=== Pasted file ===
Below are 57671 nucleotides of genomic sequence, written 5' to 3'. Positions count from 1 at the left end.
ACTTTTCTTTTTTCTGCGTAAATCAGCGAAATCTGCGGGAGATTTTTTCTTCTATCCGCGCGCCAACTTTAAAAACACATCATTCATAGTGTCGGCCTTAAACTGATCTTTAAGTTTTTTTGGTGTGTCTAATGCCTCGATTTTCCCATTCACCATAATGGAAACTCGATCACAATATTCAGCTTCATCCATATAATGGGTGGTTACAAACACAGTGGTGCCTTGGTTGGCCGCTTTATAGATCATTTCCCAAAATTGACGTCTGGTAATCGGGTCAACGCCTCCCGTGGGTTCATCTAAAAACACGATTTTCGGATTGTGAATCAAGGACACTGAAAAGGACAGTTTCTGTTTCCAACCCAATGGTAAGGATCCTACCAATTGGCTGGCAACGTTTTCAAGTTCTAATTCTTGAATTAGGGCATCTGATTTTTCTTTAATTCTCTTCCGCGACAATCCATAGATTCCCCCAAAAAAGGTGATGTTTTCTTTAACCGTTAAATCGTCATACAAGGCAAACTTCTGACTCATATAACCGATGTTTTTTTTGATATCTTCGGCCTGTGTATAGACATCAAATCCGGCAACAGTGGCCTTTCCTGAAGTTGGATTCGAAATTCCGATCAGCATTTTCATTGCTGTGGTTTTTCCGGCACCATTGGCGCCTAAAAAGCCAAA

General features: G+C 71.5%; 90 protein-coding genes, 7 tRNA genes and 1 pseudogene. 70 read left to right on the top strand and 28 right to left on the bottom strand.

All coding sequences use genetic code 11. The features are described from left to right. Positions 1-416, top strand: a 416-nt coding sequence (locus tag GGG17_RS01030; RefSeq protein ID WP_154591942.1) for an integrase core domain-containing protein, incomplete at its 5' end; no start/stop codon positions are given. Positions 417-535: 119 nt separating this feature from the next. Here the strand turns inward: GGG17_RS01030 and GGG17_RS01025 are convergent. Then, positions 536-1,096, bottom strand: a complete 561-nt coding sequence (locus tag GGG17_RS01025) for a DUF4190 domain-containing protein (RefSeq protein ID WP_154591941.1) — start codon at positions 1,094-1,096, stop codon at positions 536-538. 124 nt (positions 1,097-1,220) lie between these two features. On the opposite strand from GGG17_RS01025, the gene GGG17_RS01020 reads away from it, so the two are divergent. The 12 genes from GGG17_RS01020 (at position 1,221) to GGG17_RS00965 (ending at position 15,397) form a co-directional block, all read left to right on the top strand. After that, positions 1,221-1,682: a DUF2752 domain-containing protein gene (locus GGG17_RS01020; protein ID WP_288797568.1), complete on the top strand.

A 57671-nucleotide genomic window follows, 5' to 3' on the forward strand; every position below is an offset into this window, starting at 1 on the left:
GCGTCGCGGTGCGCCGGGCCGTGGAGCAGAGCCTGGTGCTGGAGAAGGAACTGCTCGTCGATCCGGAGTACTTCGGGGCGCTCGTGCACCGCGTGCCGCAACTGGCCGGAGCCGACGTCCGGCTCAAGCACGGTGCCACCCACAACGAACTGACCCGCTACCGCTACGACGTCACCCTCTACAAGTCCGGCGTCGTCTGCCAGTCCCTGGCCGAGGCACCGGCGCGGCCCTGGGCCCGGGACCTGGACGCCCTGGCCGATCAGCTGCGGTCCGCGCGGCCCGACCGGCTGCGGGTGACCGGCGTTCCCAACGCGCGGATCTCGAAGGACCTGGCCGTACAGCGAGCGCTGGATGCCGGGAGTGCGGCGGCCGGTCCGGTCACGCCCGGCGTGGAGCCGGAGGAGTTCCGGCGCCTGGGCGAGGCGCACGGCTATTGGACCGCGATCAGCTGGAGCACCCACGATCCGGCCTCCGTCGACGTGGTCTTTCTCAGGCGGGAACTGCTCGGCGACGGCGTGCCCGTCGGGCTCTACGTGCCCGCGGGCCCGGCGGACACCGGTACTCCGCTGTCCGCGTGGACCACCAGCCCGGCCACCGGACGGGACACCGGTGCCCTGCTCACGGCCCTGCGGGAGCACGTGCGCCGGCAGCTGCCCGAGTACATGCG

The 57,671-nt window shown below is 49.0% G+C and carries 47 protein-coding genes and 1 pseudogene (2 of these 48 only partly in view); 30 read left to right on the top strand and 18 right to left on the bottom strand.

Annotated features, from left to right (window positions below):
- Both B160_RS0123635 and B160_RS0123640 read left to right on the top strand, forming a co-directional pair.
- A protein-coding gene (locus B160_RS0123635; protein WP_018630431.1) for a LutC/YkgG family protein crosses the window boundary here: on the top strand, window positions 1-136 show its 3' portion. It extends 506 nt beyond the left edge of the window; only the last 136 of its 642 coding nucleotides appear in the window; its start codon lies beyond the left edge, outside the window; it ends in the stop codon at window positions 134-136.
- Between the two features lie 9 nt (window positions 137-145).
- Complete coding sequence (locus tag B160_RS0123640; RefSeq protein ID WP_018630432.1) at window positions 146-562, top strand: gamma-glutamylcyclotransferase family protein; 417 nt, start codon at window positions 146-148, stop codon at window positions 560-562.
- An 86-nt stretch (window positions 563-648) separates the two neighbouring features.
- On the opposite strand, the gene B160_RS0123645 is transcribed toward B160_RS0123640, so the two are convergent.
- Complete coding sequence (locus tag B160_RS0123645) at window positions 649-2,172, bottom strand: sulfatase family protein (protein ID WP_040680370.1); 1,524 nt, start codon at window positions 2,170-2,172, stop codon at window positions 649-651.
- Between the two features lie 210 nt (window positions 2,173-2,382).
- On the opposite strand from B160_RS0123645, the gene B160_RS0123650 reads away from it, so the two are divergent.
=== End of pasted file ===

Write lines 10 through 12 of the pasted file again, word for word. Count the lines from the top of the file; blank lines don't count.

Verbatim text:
- A protein-coding gene (locus B160_RS0123635; protein WP_018630431.1) for a LutC/YkgG family protein crosses the window boundary here: on the top strand, window positions 1-136 show its 3' portion. It extends 506 nt beyond the left edge of the window; only the last 136 of its 642 coding nucleotides appear in the window; its start codon lies beyond the left edge, outside the window; it ends in the stop codon at window positions 134-136.
- Between the two features lie 9 nt (window positions 137-145).
- Complete coding sequence (locus tag B160_RS0123640; RefSeq protein ID WP_018630432.1) at window positions 146-562, top strand: gamma-glutamylcyclotransferase family protein; 417 nt, start codon at window positions 146-148, stop codon at window positions 560-562.